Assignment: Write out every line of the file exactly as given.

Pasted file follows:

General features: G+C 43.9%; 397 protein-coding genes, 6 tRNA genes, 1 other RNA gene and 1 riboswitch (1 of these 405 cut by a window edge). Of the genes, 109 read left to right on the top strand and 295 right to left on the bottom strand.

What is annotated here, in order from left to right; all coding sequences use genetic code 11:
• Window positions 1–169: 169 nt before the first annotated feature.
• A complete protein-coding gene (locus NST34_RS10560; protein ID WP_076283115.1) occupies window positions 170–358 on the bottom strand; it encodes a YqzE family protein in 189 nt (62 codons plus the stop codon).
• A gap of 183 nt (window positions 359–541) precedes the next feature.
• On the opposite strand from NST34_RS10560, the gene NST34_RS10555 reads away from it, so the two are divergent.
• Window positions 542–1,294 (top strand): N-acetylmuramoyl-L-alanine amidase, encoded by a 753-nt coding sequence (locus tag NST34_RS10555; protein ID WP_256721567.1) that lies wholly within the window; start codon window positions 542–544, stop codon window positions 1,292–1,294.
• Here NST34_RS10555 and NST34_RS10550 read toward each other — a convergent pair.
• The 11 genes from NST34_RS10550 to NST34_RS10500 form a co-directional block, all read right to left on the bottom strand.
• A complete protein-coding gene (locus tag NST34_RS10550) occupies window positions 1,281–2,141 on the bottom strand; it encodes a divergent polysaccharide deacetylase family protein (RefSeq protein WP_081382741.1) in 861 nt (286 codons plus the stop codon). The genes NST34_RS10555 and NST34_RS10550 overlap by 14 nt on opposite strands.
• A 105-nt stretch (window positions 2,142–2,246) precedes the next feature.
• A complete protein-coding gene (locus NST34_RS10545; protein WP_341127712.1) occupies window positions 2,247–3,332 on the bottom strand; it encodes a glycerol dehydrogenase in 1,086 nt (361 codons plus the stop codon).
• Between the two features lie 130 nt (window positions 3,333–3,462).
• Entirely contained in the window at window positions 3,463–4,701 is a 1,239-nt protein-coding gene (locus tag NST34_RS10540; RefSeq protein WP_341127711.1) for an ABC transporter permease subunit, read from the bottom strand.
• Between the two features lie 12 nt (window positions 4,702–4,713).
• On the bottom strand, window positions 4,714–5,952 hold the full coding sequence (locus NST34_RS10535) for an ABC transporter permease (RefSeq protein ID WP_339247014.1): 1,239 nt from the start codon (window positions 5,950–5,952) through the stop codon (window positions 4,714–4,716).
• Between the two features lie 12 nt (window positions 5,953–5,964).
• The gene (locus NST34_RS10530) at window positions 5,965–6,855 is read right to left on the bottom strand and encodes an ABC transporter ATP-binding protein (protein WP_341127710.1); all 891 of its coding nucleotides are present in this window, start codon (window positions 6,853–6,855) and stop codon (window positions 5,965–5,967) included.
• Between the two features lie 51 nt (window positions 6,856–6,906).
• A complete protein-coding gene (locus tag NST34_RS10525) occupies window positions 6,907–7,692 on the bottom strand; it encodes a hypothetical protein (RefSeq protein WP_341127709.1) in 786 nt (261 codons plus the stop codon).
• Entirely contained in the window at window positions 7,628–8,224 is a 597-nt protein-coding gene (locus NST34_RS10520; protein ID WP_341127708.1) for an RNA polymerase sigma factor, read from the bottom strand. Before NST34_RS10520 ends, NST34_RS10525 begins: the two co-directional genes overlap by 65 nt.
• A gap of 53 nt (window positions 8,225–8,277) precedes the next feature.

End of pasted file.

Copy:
General features: G+C 43.9%; 397 protein-coding genes, 6 tRNA genes, 1 other RNA gene and 1 riboswitch (1 of these 405 cut by a window edge). Of the genes, 109 read left to right on the top strand and 295 right to left on the bottom strand.

What is annotated here, in order from left to right; all coding sequences use genetic code 11:
• Window positions 1–169: 169 nt before the first annotated feature.
• A complete protein-coding gene (locus NST34_RS10560; protein ID WP_076283115.1) occupies window positions 170–358 on the bottom strand; it encodes a YqzE family protein in 189 nt (62 codons plus the stop codon).
• A gap of 183 nt (window positions 359–541) precedes the next feature.
• On the opposite strand from NST34_RS10560, the gene NST34_RS10555 reads away from it, so the two are divergent.
• Window positions 542–1,294 (top strand): N-acetylmuramoyl-L-alanine amidase, encoded by a 753-nt coding sequence (locus tag NST34_RS10555; protein ID WP_256721567.1) that lies wholly within the window; start codon window positions 542–544, stop codon window positions 1,292–1,294.
• Here NST34_RS10555 and NST34_RS10550 read toward each other — a convergent pair.
• The 11 genes from NST34_RS10550 to NST34_RS10500 form a co-directional block, all read right to left on the bottom strand.
• A complete protein-coding gene (locus tag NST34_RS10550) occupies window positions 1,281–2,141 on the bottom strand; it encodes a divergent polysaccharide deacetylase family protein (RefSeq protein WP_081382741.1) in 861 nt (286 codons plus the stop codon). The genes NST34_RS10555 and NST34_RS10550 overlap by 14 nt on opposite strands.
• A 105-nt stretch (window positions 2,142–2,246) precedes the next feature.
• A complete protein-coding gene (locus NST34_RS10545; protein WP_341127712.1) occupies window positions 2,247–3,332 on the bottom strand; it encodes a glycerol dehydrogenase in 1,086 nt (361 codons plus the stop codon).
• Between the two features lie 130 nt (window positions 3,333–3,462).
• Entirely contained in the window at window positions 3,463–4,701 is a 1,239-nt protein-coding gene (locus tag NST34_RS10540; RefSeq protein WP_341127711.1) for an ABC transporter permease subunit, read from the bottom strand.
• Between the two features lie 12 nt (window positions 4,702–4,713).
• On the bottom strand, window positions 4,714–5,952 hold the full coding sequence (locus NST34_RS10535) for an ABC transporter permease (RefSeq protein ID WP_339247014.1): 1,239 nt from the start codon (window positions 5,950–5,952) through the stop codon (window positions 4,714–4,716).
• Between the two features lie 12 nt (window positions 5,953–5,964).
• The gene (locus NST34_RS10530) at window positions 5,965–6,855 is read right to left on the bottom strand and encodes an ABC transporter ATP-binding protein (protein WP_341127710.1); all 891 of its coding nucleotides are present in this window, start codon (window positions 6,853–6,855) and stop codon (window positions 5,965–5,967) included.
• Between the two features lie 51 nt (window positions 6,856–6,906).
• A complete protein-coding gene (locus tag NST34_RS10525) occupies window positions 6,907–7,692 on the bottom strand; it encodes a hypothetical protein (RefSeq protein WP_341127709.1) in 786 nt (261 codons plus the stop codon).
• Entirely contained in the window at window positions 7,628–8,224 is a 597-nt protein-coding gene (locus NST34_RS10520; protein ID WP_341127708.1) for an RNA polymerase sigma factor, read from the bottom strand. Before NST34_RS10520 ends, NST34_RS10525 begins: the two co-directional genes overlap by 65 nt.
• A gap of 53 nt (window positions 8,225–8,277) precedes the next feature.